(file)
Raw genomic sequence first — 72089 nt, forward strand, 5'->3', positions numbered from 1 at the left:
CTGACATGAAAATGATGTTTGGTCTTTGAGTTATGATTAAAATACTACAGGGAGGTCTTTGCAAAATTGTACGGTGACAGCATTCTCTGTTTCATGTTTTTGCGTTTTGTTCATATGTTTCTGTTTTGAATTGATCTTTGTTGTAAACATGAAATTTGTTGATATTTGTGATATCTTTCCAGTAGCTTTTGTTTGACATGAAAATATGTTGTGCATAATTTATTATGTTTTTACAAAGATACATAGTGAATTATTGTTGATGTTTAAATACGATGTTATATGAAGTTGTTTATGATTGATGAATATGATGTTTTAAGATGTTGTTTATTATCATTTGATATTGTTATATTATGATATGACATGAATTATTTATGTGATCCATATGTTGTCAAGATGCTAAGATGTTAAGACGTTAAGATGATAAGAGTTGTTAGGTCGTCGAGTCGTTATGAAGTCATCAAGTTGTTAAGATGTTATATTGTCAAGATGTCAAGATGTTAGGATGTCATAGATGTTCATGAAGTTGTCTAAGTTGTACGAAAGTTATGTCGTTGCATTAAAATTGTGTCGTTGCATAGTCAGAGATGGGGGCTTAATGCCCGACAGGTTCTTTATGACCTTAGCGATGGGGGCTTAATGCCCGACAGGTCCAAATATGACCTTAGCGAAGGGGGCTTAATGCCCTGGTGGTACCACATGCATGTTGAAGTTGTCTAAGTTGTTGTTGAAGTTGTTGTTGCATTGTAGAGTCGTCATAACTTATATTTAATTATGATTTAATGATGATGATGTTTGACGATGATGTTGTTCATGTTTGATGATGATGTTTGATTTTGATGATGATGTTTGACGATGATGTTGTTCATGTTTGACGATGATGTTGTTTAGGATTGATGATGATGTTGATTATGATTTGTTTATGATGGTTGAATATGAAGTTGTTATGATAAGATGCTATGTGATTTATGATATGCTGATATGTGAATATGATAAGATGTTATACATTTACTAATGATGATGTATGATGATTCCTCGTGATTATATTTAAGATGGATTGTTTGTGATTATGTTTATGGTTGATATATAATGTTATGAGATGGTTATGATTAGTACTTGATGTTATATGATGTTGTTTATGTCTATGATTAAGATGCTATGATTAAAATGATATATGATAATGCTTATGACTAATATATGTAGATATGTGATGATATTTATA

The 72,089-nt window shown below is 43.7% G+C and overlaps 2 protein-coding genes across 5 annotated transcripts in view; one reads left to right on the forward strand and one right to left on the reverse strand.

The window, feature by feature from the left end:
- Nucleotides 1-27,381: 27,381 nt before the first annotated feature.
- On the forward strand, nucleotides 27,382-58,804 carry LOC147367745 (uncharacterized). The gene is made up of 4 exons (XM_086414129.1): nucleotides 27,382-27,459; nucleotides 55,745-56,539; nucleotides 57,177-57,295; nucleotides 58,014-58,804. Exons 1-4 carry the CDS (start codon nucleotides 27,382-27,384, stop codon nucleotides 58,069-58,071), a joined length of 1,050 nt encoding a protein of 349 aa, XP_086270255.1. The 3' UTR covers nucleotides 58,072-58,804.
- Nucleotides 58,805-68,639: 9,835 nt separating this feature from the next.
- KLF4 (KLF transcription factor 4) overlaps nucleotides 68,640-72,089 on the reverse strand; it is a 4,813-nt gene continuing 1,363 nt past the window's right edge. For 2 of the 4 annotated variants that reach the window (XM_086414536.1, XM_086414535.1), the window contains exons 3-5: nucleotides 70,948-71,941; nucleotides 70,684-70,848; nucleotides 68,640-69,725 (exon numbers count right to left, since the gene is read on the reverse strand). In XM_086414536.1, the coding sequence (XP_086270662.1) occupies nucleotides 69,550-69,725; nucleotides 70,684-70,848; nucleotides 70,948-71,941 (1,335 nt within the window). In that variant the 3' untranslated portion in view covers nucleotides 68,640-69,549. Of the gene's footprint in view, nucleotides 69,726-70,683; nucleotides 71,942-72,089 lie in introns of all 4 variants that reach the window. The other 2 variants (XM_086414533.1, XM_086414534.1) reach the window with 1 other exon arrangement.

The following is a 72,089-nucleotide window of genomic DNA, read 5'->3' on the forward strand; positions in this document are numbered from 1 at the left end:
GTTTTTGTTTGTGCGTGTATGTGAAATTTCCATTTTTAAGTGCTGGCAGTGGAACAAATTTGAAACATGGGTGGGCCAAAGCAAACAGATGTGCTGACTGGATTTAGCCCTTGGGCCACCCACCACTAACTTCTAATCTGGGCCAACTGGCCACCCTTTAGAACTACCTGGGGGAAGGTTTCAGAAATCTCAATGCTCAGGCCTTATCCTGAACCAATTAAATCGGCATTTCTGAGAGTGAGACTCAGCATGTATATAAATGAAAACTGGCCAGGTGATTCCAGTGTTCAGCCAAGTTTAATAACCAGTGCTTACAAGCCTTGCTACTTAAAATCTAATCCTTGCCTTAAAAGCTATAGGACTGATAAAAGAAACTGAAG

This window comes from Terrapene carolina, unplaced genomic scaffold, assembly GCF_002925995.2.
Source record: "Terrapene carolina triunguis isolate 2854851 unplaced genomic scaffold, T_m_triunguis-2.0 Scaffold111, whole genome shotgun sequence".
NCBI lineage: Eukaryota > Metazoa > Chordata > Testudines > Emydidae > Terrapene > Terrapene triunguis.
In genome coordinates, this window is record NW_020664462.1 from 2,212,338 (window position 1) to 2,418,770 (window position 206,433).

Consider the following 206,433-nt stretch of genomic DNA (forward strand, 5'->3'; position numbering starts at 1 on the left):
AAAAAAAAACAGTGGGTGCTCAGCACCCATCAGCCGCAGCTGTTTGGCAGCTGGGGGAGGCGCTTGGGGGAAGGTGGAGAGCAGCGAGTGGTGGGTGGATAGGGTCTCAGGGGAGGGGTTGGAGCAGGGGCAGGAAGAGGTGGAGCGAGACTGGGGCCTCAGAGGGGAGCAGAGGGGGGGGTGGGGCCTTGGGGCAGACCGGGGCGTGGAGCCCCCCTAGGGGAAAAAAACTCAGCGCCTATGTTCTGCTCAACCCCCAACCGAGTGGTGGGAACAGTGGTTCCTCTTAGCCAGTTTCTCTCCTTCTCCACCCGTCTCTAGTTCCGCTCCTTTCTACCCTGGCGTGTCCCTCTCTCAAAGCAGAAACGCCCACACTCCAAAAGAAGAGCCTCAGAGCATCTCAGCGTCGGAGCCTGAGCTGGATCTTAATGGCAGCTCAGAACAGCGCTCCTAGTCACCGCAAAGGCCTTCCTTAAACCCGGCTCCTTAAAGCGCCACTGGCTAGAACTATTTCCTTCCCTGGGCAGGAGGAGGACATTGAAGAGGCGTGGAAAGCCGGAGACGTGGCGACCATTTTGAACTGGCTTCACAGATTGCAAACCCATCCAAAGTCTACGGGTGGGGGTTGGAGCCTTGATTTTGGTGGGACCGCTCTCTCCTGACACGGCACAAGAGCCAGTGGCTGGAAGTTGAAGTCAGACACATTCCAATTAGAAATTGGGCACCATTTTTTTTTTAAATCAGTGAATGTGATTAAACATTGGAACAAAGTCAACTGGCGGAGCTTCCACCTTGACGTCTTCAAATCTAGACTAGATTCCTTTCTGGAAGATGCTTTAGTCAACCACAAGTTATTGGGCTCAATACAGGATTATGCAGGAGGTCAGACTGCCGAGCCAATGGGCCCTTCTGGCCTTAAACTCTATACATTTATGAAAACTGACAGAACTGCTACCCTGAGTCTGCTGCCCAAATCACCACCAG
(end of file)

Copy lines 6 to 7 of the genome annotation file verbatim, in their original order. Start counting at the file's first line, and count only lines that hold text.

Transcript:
- On the forward strand, nucleotides 27,382-58,804 carry LOC147367745 (uncharacterized). The gene is made up of 4 exons (XM_086414129.1): nucleotides 27,382-27,459; nucleotides 55,745-56,539; nucleotides 57,177-57,295; nucleotides 58,014-58,804. Exons 1-4 carry the CDS (start codon nucleotides 27,382-27,384, stop codon nucleotides 58,069-58,071), a joined length of 1,050 nt encoding a protein of 349 aa, XP_086270255.1. The 3' UTR covers nucleotides 58,072-58,804.
- Nucleotides 58,805-68,639: 9,835 nt separating this feature from the next.